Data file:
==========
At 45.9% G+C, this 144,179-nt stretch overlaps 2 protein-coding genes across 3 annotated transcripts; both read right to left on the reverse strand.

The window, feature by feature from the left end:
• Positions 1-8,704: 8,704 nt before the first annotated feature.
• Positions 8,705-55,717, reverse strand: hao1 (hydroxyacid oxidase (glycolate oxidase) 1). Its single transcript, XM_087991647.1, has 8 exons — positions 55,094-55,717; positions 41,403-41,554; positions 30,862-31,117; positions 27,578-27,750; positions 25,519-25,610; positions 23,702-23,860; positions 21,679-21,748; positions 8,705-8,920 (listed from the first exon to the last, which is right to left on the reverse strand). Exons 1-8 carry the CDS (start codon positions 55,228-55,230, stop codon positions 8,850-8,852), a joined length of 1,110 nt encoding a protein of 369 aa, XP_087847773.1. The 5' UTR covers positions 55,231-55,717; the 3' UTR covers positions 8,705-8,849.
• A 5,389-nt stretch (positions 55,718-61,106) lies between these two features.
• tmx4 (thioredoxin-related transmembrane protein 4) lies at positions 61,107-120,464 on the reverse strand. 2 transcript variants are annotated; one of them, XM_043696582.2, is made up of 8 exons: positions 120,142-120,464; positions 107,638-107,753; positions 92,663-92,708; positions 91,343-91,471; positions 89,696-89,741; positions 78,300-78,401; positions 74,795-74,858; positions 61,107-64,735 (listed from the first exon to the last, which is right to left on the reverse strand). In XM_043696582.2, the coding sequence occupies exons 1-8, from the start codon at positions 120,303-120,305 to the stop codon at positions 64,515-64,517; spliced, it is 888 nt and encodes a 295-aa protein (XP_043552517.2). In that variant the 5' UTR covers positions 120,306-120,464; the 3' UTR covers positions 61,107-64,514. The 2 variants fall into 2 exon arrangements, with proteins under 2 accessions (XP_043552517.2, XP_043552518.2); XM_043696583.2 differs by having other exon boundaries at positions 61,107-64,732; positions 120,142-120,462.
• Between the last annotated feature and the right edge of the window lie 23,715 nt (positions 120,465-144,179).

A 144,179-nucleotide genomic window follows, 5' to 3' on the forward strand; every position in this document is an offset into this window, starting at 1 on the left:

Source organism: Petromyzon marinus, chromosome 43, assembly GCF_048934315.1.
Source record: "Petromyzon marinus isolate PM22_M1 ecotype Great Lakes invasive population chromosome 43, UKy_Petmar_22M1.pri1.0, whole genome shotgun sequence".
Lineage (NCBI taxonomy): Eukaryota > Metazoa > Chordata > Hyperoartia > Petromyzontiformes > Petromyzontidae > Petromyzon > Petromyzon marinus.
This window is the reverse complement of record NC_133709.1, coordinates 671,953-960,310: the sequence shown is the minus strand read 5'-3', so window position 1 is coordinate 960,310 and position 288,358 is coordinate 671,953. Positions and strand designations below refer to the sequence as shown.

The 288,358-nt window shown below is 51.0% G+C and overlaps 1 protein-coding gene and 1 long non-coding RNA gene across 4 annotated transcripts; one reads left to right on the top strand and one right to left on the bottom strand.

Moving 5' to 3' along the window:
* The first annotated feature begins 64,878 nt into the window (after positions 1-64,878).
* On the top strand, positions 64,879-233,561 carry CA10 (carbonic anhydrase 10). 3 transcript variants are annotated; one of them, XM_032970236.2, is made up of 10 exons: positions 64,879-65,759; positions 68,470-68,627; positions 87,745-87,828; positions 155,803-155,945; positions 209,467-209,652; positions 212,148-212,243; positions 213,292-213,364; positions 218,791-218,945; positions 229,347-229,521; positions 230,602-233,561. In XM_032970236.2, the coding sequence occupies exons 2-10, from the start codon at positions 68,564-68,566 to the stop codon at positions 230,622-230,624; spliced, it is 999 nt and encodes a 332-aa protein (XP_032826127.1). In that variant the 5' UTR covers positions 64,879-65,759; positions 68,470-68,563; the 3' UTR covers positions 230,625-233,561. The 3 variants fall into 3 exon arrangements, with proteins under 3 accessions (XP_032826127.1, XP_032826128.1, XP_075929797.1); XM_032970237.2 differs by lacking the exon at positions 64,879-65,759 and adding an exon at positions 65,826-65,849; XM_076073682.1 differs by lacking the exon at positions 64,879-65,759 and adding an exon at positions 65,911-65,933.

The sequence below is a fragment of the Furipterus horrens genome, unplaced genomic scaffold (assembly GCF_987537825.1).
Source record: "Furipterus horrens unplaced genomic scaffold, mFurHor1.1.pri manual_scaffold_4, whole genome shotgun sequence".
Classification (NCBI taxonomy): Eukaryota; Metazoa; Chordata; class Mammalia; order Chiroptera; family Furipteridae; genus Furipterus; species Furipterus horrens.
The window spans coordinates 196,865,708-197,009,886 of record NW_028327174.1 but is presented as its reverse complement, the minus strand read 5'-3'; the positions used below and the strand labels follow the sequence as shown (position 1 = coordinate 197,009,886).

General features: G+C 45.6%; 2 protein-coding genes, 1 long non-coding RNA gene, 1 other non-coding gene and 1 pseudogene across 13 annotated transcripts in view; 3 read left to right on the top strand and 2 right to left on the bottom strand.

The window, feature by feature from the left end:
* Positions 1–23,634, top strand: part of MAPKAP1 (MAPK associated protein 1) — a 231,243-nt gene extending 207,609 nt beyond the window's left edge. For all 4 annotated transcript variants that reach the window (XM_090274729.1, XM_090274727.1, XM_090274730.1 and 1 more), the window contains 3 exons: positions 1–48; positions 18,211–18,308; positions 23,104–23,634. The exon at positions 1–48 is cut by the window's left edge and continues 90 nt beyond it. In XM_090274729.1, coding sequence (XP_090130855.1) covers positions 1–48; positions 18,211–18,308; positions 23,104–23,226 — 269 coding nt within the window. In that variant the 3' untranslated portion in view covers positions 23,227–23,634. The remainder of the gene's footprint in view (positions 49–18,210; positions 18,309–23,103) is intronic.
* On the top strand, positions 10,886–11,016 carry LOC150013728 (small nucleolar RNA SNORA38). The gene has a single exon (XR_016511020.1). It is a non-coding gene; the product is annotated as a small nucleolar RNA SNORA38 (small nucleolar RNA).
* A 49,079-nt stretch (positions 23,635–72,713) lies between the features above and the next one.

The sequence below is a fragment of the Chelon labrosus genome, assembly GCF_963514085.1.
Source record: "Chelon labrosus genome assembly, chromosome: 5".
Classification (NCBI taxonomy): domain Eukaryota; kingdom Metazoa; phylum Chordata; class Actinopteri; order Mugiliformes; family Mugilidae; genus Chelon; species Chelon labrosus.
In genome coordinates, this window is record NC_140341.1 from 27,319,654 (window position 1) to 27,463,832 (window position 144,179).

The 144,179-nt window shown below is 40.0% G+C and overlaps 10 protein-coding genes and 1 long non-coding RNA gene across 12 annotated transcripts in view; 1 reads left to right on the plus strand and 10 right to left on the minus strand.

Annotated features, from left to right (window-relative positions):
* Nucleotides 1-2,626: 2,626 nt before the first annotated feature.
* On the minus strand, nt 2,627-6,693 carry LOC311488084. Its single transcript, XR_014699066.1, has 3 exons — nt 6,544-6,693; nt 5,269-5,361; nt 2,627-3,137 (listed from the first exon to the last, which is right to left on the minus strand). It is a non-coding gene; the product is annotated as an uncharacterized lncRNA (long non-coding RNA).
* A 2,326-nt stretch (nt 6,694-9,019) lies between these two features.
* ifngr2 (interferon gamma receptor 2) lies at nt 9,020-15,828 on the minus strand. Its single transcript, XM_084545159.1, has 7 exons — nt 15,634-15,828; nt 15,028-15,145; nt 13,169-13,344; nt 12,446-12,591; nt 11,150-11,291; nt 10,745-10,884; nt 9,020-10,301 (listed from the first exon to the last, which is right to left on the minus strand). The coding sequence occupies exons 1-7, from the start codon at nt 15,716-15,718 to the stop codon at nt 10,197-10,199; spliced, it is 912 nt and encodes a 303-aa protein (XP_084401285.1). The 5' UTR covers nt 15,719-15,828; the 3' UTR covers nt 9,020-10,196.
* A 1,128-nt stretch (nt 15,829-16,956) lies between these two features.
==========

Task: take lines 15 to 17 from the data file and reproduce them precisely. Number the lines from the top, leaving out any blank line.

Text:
* The first annotated feature begins 64,878 nt into the window (after positions 1-64,878).
* On the top strand, positions 64,879-233,561 carry CA10 (carbonic anhydrase 10). 3 transcript variants are annotated; one of them, XM_032970236.2, is made up of 10 exons: positions 64,879-65,759; positions 68,470-68,627; positions 87,745-87,828; positions 155,803-155,945; positions 209,467-209,652; positions 212,148-212,243; positions 213,292-213,364; positions 218,791-218,945; positions 229,347-229,521; positions 230,602-233,561. In XM_032970236.2, the coding sequence occupies exons 2-10, from the start codon at positions 68,564-68,566 to the stop codon at positions 230,622-230,624; spliced, it is 999 nt and encodes a 332-aa protein (XP_032826127.1). In that variant the 5' UTR covers positions 64,879-65,759; positions 68,470-68,563; the 3' UTR covers positions 230,625-233,561. The 3 variants fall into 3 exon arrangements, with proteins under 3 accessions (XP_032826127.1, XP_032826128.1, XP_075929797.1); XM_032970237.2 differs by lacking the exon at positions 64,879-65,759 and adding an exon at positions 65,826-65,849; XM_076073682.1 differs by lacking the exon at positions 64,879-65,759 and adding an exon at positions 65,911-65,933.

The sequence below is a fragment of the Furipterus horrens genome, unplaced genomic scaffold (assembly GCF_987537825.1).